List of pending and/or recent Cases
where AELE has filed an amicus brief
2011 – Supreme Court: Kentucky v. King. AELE, joined by the IACP and NSA, urged the Court to adopt an objective reasonableness standard for warrantless entries into premises predicated on exigent circumstances. The brief stressed that officers need clear guidance and a uniform rule for training and operational purposes -- and for their safety when confronting dangerous offenders. Read the AELE brief.
The Court, in an 8-1 holding, overturned the Kentucky Supreme Court.
2009 – Supreme Court: Arizona v. Johnson. AELE, joined by national and state associations, had asked the Supreme Court to overturn an Arizona decision that impairs officer safety during traffic stops. The lower court majority held that “when an officer initiates an investigative encounter with a passenger that was consensual and wholly unconnected to the original purpose of the routine traffic stop of the driver, that officer may not conduct a Terry frisk of the passenger without reasonable cause to believe ‘criminal activity may be afoot.’” Click here to see the Arizona decision, and here to read our amicus brief. A unanimous U.S. Supreme Court reversed the Arizona decision, ruling that a lawful investigatory stop exists when it is lawful for officers to stop a vehicle and its occupants to inquire into a vehicular violation, that officers do not have to have reason to believe that an occupant is involved in a crime, but must have reasonable suspicion that the person to be frisked may be armed and dangerous. Click here to read the opinion.
2009 – Supreme Court: Arizona v. Gant. AELE, joined by the IACP & NSA, asked the Supreme Court to overturn an Arizona ruling that had invalided the search of a vehicle because the driver had been handcuffed and placed in the rear of a patrol car. Click here to see the Arizona decision, and here to read our amicus brief. In a 5-to-4 holding, the Arizona decision was upheld. There was one concurring and two dissenting opinions. Click here to read the opinions.
2006 – Supreme Court: Samson v. California. AELE, joined by the IACP and NSA, asked the Court to affirm the conviction of a parolee who was searched by a police officer. As condition of parole, California inmates agree to be subject to search by a parole or police officer at any time of the night or day, with or without a search warrant and with or without cause. View our amicus brief and the decision of the lower court. The U.S. Supreme Court, by a 6-to-3 majority, held that the Fourth Amendment does not bar a police officer from conducting a suspicionless search of a parolee. To read the Court’s opinion, click here.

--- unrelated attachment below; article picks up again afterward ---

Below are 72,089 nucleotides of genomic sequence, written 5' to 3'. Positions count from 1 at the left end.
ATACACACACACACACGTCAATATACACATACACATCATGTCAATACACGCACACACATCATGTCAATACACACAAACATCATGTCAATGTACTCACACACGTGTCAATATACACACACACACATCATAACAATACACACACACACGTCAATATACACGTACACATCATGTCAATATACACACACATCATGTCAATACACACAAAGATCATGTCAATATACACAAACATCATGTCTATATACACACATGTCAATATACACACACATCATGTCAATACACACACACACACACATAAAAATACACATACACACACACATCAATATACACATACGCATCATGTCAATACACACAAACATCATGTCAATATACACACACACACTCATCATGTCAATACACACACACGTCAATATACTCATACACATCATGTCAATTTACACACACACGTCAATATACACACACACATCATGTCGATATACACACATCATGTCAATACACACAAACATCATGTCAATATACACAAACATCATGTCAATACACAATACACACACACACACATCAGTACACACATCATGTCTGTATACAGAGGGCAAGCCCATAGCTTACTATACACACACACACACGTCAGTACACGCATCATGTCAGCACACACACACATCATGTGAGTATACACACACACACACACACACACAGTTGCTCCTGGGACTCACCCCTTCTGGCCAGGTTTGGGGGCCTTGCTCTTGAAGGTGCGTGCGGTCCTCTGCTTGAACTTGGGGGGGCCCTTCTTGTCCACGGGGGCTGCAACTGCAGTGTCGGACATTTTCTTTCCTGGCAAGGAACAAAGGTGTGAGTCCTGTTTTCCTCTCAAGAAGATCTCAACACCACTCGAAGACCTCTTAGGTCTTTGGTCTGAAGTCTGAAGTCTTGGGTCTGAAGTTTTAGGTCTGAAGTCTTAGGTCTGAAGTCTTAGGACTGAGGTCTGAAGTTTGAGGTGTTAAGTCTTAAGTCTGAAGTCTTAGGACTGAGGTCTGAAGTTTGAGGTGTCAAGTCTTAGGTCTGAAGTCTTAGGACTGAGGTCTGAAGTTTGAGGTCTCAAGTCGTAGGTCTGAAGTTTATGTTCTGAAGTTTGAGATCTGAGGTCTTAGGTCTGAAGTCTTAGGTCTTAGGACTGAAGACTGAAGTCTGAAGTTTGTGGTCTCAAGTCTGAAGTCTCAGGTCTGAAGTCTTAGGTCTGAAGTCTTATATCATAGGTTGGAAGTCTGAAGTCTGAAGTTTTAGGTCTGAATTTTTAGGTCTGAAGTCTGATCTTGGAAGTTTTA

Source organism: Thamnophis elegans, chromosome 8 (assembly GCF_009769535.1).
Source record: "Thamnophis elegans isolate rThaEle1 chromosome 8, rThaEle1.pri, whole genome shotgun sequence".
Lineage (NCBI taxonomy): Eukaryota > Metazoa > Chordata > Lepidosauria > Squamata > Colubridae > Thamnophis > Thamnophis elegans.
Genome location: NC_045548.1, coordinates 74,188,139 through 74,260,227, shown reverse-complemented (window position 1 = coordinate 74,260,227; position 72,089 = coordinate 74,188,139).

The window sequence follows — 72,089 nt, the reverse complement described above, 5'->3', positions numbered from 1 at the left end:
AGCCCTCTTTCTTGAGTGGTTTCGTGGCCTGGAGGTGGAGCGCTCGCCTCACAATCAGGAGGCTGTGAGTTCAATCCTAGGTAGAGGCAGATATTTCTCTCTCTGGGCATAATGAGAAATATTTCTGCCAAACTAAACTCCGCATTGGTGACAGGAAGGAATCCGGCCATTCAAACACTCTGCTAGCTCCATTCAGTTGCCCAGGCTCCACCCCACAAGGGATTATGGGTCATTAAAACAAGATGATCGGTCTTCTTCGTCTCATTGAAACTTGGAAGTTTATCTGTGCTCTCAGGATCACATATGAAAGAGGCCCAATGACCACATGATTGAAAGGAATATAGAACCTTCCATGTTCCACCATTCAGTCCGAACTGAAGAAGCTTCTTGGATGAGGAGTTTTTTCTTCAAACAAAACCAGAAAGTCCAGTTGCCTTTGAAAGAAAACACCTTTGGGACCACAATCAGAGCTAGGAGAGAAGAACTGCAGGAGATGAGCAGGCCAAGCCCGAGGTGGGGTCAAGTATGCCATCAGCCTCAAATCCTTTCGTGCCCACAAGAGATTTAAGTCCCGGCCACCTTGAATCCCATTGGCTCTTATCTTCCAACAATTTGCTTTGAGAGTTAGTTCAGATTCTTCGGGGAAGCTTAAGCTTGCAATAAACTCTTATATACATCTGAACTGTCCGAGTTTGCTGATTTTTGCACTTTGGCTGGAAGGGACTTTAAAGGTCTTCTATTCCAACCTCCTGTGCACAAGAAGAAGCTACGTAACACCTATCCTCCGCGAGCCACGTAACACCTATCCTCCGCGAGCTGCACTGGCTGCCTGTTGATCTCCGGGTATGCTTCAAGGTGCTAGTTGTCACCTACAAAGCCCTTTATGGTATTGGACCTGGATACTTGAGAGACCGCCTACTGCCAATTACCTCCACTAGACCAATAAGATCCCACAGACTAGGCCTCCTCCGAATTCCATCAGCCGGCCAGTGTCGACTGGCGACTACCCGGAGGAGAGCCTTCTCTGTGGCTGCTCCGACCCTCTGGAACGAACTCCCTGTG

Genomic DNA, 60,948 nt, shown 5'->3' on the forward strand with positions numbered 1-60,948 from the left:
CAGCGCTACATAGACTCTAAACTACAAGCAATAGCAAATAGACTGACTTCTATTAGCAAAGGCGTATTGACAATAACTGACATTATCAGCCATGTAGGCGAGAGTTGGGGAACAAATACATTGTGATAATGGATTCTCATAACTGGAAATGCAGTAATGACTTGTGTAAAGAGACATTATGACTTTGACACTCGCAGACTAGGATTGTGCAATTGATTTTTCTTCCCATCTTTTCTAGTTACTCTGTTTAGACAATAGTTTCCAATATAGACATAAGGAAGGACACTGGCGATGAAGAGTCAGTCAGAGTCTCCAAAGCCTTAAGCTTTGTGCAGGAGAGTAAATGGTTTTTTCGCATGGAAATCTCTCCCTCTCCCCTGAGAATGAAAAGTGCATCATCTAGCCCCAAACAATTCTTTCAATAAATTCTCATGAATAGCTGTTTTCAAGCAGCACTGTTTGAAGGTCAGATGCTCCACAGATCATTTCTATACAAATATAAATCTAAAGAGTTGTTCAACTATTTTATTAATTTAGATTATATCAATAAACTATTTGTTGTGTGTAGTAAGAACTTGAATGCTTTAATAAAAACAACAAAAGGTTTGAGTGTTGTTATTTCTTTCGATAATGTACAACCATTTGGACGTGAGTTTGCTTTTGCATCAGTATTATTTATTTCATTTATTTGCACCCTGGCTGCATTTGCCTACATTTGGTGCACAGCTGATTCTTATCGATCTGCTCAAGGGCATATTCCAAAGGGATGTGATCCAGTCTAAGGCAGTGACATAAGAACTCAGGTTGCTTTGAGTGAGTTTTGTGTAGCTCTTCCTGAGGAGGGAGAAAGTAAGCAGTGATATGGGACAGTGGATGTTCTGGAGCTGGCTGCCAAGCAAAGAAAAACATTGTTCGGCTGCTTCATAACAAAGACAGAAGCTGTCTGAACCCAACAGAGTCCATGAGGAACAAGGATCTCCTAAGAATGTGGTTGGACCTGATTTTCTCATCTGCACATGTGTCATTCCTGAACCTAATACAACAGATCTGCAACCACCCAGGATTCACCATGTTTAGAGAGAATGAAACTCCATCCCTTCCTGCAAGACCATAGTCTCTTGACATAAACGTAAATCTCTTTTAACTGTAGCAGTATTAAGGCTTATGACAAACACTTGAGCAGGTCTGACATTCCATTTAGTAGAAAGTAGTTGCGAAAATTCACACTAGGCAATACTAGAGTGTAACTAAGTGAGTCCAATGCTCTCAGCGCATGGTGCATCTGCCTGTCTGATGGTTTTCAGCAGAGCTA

2006 – Supreme Court: Brigham City v. Stuart. AELE, joined by the IACP and NSA, asked the Court to rule that the Fourth Amendment does not prohibit law enforcement officers who witness an ongoing physical altercation in a home from entering the residence to prevent bodily harm, and that the amendment does not require officers to wait passively for violence to escalate to a point at which severe harm might occur. View our amicus brief, the opinion of the Utah Supreme Court, and the unanimous U.S. Supreme Court decision.
2005 – Supreme Court: Town of Castle Rock v. Gonzales. AELE joined a brief of black and women police officers supporting a civil rights suit brought against the Town for the lack of police response to a mother’s complaint that her estranged husband had the children, was in violation of a court order, and that harm might occur. We supported the IACP’s Model Domestic Violence Policy and disagreed with the Town that they owed no legal duty to protect the children or to enforce the court order. View the amicus brief and the appendix, which contains the IACP Model Policy. The appellate court decision supported the mother’s claim. To read the 7-2 decision reversing the Tenth Circuit, click here.
2004 – Second Circuit, U.S. Court of Appeals: St. of New York v. Tanella. At the request of the DEA, AELE and the IACP filed an amicus brief supporting the dismissal of manslaughter charges against a federal agent who fatally shot a resisting suspect. In our brief, we show how it is possible to shoot a suspect in self-defense, when the bullet enters the suspect’s back. View the AELE-IACP brief, the lower court decision, and the prosecution’s brief. The appeals court found that the agent was immune from state prosecution under the Supremacy Clause of the United States Constitution. It also found that the agent honestly believed his life to be in danger at the time of the shooting and that his belief was objectively reasonable. To read the Second Circuit’s decision, click here.
2003 Term – Supreme Court: U.S. v. Banks; view brief. Issue: Whether a 15-20 second wait was sufficient before officers forced open a door to serve a drugs search warrant. To read the Court’s opinion, click here.